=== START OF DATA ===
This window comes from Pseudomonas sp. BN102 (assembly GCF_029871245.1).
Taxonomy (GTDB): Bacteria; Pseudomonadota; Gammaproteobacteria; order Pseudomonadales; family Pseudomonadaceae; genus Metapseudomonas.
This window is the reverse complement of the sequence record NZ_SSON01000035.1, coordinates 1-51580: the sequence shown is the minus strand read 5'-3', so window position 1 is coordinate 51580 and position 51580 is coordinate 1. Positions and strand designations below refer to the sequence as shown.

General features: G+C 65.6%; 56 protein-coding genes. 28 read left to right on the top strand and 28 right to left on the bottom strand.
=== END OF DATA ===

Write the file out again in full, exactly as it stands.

This window comes from Pseudomonas sp. BN102 (assembly GCF_029871245.1).
Taxonomy (GTDB): Bacteria; Pseudomonadota; Gammaproteobacteria; order Pseudomonadales; family Pseudomonadaceae; genus Metapseudomonas.
This window is the reverse complement of the sequence record NZ_SSON01000035.1, coordinates 1-51580: the sequence shown is the minus strand read 5'-3', so window position 1 is coordinate 51580 and position 51580 is coordinate 1. Positions and strand designations below refer to the sequence as shown.

General features: G+C 65.6%; 56 protein-coding genes. 28 read left to right on the top strand and 28 right to left on the bottom strand.